Drawing the Line on Payment Messages
I recently attended a meeting of the European Payments Council (EPC) Scheme Technical Forum, a group of payments professionals who carry out technical assessments of changes proposed to the SEPA schemes – SEPA CT, SCT Inst, SDD Core and SDD B2B. We were reviewing the 2018 scheme change requests. Some of the proposals under consideration related to a wider issue: to what extent should the scheme stick strictly to “payments” processes, and to what extent should it support ancillary messages that support Payment Service Provider (PSP) processes?
The first proposal was to introduce a mandatory message (acmt.022) to indicate that an account (or banking relationship) has been changed, and to give details of the new bank and/or account. This message would be used in response to a bank that tried to make a payment to, or to collect a direct debit from, an account that is no longer valid. Such a message is an essential part of an automated account switching scheme, such as the one operated domestically in the UK.
The Scheme Evolution and Maintenance Working Group (another body that proposes and/or evaluates scheme change requests) recommended that the proposal be rejected on the basis that the change “is not related to a specific type of EPC SEPA transaction”. That’s perfectly true; but it’s also true that a changed account is a reason for rejecting any and all types of SEPA transactions. All the SEPA schemes have reason codes to indicate that this situation has arisen, but beyond that it’s up to PSPs to figure out what to do about it. That’s operationally intensive for the PSPs, and results in a poor customer experience.
A second topic that touches on the same issue is Remittance Information. There is currently limited space (140 characters) in a payment message to carry remittance information, and a proposal was carried forward to increase this space. The change applies to SEPA CT only, because SCT Inst payment messages must be kept relatively short to allow quick processing. Other instant payment schemes have got around this limitation by defining a separate remittance advice message (remt.001) that can be processed in a different timescale from the payment. But then the same argument could apply, that a remittance advice “is not related to a specific type of EPC SEPA transaction”.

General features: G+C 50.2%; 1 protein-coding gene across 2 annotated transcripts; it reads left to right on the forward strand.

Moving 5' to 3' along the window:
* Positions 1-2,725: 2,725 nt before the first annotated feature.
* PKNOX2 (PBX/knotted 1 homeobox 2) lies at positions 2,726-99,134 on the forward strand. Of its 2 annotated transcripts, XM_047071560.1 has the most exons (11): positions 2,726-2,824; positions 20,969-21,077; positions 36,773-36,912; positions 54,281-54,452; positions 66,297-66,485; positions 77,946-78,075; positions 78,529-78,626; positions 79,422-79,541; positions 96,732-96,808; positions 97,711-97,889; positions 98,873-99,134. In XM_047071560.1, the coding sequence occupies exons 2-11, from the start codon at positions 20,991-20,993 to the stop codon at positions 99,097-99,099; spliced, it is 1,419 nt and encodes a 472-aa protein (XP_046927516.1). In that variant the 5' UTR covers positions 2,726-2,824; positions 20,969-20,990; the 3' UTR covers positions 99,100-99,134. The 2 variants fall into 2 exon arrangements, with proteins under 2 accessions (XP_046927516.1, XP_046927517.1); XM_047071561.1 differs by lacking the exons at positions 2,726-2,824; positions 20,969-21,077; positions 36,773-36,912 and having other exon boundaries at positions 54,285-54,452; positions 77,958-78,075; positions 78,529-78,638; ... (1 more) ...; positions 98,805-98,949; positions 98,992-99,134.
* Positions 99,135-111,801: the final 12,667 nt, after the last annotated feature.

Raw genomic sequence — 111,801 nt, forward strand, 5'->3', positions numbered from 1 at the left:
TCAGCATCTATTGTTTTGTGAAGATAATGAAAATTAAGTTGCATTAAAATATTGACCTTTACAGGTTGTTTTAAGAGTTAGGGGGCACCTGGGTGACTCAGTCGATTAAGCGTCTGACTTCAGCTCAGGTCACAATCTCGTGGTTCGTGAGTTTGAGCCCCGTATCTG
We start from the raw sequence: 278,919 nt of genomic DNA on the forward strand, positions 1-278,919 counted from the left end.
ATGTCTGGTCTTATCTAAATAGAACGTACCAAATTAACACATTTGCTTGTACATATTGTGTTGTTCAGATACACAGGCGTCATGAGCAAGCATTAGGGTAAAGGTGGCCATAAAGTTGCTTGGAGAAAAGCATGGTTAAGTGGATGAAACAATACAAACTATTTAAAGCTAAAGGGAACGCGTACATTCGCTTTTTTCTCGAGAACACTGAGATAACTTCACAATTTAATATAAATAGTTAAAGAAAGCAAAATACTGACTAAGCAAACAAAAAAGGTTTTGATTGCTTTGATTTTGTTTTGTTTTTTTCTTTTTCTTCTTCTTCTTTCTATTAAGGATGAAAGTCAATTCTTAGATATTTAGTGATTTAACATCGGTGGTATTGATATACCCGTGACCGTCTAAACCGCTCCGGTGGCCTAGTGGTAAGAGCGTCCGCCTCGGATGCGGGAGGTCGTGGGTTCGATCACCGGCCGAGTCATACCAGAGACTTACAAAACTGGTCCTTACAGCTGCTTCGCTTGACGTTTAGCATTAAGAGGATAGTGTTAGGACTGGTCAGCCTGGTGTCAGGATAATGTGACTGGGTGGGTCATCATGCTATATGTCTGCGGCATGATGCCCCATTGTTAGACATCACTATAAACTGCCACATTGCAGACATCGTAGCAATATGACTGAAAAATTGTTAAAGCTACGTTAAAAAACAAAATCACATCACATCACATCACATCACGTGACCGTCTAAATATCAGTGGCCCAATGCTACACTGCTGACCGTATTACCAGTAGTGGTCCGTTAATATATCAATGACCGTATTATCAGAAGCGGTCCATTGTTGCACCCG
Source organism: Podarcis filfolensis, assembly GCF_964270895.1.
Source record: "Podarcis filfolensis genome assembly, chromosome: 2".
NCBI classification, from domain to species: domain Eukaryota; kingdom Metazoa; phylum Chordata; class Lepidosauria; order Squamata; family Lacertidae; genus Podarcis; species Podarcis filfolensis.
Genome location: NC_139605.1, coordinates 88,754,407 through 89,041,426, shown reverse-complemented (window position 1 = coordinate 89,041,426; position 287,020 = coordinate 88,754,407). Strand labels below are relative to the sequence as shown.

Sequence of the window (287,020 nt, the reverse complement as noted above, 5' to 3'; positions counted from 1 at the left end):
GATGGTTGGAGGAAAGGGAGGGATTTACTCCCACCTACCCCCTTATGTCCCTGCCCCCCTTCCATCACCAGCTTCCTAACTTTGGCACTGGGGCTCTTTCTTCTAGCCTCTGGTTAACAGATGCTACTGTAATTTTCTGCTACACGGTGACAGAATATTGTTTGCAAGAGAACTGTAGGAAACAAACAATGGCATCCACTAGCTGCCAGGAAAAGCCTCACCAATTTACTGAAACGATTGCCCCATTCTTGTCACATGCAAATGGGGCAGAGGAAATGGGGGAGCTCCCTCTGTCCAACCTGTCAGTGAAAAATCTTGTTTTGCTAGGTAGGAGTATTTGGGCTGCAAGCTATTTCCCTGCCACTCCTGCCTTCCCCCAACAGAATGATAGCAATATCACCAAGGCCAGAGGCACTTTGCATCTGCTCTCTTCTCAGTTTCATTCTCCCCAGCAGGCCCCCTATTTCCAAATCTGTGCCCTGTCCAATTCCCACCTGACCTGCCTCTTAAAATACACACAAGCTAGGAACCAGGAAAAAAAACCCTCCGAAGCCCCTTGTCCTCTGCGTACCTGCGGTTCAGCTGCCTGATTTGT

If the only way to offer equivalent functionality in SCT Inst is by introducing a non-payment message, should the scheme adjust their decision criteria to allow that, or simply accept a lower level of functionality in SCT Inst?
Beyond the Boundaries
If the SEPA schemes are not extended to support these message types, what are the alternatives? Individual CSMs could define such a message and associated rules as value-added service outside the scope of the Scheme. The big drawback of this approach is that the messages and associated rules would be limited to members of that CSM, and would not work if the customer had moved to a PSP that uses a different CSM.
Request to Pay
The third topic was around the Request to Pay messages (pain.013/pain.014). As yet there is no formal proposal to introduce these into the SEPA Credit Transfer schemes, but this may be tabled in a forthcoming round of change requests, depending on the deliberations of the European Retail Payments Board (ERPB). I raised the question whether these messages also would be deemed out of scope on a similar basis to account switching.